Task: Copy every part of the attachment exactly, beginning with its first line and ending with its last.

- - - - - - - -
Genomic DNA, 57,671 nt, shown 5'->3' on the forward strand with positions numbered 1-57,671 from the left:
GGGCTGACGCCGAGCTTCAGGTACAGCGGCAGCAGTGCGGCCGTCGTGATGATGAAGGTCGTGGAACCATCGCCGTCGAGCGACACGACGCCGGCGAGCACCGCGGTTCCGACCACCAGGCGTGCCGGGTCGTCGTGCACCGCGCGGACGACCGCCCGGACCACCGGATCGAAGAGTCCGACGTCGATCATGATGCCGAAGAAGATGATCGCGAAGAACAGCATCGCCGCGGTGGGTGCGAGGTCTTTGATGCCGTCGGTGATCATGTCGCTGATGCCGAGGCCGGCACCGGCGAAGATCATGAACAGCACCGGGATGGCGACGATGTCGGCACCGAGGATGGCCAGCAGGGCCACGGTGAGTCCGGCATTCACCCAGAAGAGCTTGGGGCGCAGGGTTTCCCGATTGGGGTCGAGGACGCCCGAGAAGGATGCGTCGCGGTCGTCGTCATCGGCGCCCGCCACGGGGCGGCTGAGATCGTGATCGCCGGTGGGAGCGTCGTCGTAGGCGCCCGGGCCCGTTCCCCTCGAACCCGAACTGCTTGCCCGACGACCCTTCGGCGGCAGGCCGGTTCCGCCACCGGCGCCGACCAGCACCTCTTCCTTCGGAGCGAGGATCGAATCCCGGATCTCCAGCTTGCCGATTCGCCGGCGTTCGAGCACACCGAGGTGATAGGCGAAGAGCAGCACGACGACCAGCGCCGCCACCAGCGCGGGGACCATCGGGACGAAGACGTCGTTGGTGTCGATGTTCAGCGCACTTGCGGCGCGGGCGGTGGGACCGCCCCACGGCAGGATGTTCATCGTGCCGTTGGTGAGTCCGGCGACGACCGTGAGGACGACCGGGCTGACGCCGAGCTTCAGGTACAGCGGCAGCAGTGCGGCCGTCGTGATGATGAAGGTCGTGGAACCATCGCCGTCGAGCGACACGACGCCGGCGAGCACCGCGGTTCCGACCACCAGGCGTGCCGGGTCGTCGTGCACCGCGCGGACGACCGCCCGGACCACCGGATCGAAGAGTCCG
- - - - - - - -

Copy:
Genomic DNA, 57,671 nt, shown 5'->3' on the forward strand with positions numbered 1-57,671 from the left:
GGGCTGACGCCGAGCTTCAGGTACAGCGGCAGCAGTGCGGCCGTCGTGATGATGAAGGTCGTGGAACCATCGCCGTCGAGCGACACGACGCCGGCGAGCACCGCGGTTCCGACCACCAGGCGTGCCGGGTCGTCGTGCACCGCGCGGACGACCGCCCGGACCACCGGATCGAAGAGTCCGACGTCGATCATGATGCCGAAGAAGATGATCGCGAAGAACAGCATCGCCGCGGTGGGTGCGAGGTCTTTGATGCCGTCGGTGATCATGTCGCTGATGCCGAGGCCGGCACCGGCGAAGATCATGAACAGCACCGGGATGGCGACGATGTCGGCACCGAGGATGGCCAGCAGGGCCACGGTGAGTCCGGCATTCACCCAGAAGAGCTTGGGGCGCAGGGTTTCCCGATTGGGGTCGAGGACGCCCGAGAAGGATGCGTCGCGGTCGTCGTCATCGGCGCCCGCCACGGGGCGGCTGAGATCGTGATCGCCGGTGGGAGCGTCGTCGTAGGCGCCCGGGCCCGTTCCCCTCGAACCCGAACTGCTTGCCCGACGACCCTTCGGCGGCAGGCCGGTTCCGCCACCGGCGCCGACCAGCACCTCTTCCTTCGGAGCGAGGATCGAATCCCGGATCTCCAGCTTGCCGATTCGCCGGCGTTCGAGCACACCGAGGTGATAGGCGAAGAGCAGCACGACGACCAGCGCCGCCACCAGCGCGGGGACCATCGGGACGAAGACGTCGTTGGTGTCGATGTTCAGCGCACTTGCGGCGCGGGCGGTGGGACCGCCCCACGGCAGGATGTTCATCGTGCCGTTGGTGAGTCCGGCGACGACCGTGAGGACGACCGGGCTGACGCCGAGCTTCAGGTACAGCGGCAGCAGTGCGGCCGTCGTGATGATGAAGGTCGTGGAACCATCGCCGTCGAGCGACACGACGCCGGCGAGCACCGCGGTTCCGACCACCAGGCGTGCCGGGTCGTCGTGCACCGCGCGGACGACCGCCCGGACCACCGGATCGAAGAGTCCG